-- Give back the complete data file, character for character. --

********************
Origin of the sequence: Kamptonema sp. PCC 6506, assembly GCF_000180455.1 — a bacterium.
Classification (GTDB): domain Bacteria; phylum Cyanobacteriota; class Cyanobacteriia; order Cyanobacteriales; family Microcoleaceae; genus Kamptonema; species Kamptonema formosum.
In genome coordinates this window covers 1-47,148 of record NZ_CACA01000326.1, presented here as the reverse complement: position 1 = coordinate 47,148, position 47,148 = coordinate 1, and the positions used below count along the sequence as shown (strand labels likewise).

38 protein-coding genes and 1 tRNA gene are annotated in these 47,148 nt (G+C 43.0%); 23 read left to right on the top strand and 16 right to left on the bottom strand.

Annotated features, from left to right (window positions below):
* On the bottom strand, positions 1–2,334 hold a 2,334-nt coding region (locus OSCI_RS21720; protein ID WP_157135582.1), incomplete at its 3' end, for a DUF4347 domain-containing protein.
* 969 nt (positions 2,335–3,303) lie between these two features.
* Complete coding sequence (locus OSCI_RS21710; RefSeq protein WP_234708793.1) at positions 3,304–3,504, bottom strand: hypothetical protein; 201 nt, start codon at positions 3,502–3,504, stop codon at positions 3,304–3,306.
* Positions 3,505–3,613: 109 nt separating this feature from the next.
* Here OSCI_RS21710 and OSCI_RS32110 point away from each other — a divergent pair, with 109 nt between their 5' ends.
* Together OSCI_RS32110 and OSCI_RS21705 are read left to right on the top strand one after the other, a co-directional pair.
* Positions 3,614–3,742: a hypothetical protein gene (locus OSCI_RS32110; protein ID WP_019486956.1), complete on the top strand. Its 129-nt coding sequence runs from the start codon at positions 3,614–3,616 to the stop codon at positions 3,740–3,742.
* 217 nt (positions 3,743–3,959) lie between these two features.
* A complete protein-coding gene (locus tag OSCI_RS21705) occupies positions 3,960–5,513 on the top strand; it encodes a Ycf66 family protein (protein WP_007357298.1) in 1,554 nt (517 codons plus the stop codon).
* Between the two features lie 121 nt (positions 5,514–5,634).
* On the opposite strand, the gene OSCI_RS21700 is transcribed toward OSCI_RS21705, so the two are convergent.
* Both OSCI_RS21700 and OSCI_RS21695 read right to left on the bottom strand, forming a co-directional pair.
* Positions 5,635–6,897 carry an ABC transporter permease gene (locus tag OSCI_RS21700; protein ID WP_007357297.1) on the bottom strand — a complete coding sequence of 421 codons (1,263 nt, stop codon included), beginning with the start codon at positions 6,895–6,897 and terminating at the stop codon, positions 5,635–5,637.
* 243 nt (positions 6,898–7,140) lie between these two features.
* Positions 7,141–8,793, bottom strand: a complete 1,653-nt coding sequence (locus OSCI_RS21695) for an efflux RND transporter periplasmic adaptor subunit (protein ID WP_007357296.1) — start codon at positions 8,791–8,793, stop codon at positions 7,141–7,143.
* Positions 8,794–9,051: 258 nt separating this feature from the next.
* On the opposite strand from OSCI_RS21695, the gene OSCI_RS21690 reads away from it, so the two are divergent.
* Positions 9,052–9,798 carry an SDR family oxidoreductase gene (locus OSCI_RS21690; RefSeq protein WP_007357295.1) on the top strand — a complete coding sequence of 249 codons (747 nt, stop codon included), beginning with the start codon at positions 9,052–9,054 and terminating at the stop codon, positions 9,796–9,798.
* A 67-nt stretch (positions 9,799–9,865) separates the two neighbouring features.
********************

Origin of the sequence: Kamptonema sp. PCC 6506, assembly GCF_000180455.1 — a bacterium.
Classification (GTDB): domain Bacteria; phylum Cyanobacteriota; class Cyanobacteriia; order Cyanobacteriales; family Microcoleaceae; genus Kamptonema; species Kamptonema formosum.
In genome coordinates this window covers 1-47,148 of record NZ_CACA01000326.1, presented here as the reverse complement: position 1 = coordinate 47,148, position 47,148 = coordinate 1, and the positions used below count along the sequence as shown (strand labels likewise).

38 protein-coding genes and 1 tRNA gene are annotated in these 47,148 nt (G+C 43.0%); 23 read left to right on the top strand and 16 right to left on the bottom strand.

Annotated features, from left to right (window positions below):
* On the bottom strand, positions 1–2,334 hold a 2,334-nt coding region (locus OSCI_RS21720; protein ID WP_157135582.1), incomplete at its 3' end, for a DUF4347 domain-containing protein.
* 969 nt (positions 2,335–3,303) lie between these two features.
* Complete coding sequence (locus OSCI_RS21710; RefSeq protein WP_234708793.1) at positions 3,304–3,504, bottom strand: hypothetical protein; 201 nt, start codon at positions 3,502–3,504, stop codon at positions 3,304–3,306.
* Positions 3,505–3,613: 109 nt separating this feature from the next.
* Here OSCI_RS21710 and OSCI_RS32110 point away from each other — a divergent pair, with 109 nt between their 5' ends.
* Together OSCI_RS32110 and OSCI_RS21705 are read left to right on the top strand one after the other, a co-directional pair.
* Positions 3,614–3,742: a hypothetical protein gene (locus OSCI_RS32110; protein ID WP_019486956.1), complete on the top strand. Its 129-nt coding sequence runs from the start codon at positions 3,614–3,616 to the stop codon at positions 3,740–3,742.
* 217 nt (positions 3,743–3,959) lie between these two features.
* A complete protein-coding gene (locus tag OSCI_RS21705) occupies positions 3,960–5,513 on the top strand; it encodes a Ycf66 family protein (protein WP_007357298.1) in 1,554 nt (517 codons plus the stop codon).
* Between the two features lie 121 nt (positions 5,514–5,634).
* On the opposite strand, the gene OSCI_RS21700 is transcribed toward OSCI_RS21705, so the two are convergent.
* Both OSCI_RS21700 and OSCI_RS21695 read right to left on the bottom strand, forming a co-directional pair.
* Positions 5,635–6,897 carry an ABC transporter permease gene (locus tag OSCI_RS21700; protein ID WP_007357297.1) on the bottom strand — a complete coding sequence of 421 codons (1,263 nt, stop codon included), beginning with the start codon at positions 6,895–6,897 and terminating at the stop codon, positions 5,635–5,637.
* 243 nt (positions 6,898–7,140) lie between these two features.
* Positions 7,141–8,793, bottom strand: a complete 1,653-nt coding sequence (locus OSCI_RS21695) for an efflux RND transporter periplasmic adaptor subunit (protein ID WP_007357296.1) — start codon at positions 8,791–8,793, stop codon at positions 7,141–7,143.
* Positions 8,794–9,051: 258 nt separating this feature from the next.
* On the opposite strand from OSCI_RS21695, the gene OSCI_RS21690 reads away from it, so the two are divergent.
* Positions 9,052–9,798 carry an SDR family oxidoreductase gene (locus OSCI_RS21690; RefSeq protein WP_007357295.1) on the top strand — a complete coding sequence of 249 codons (747 nt, stop codon included), beginning with the start codon at positions 9,052–9,054 and terminating at the stop codon, positions 9,796–9,798.
* A 67-nt stretch (positions 9,799–9,865) separates the two neighbouring features.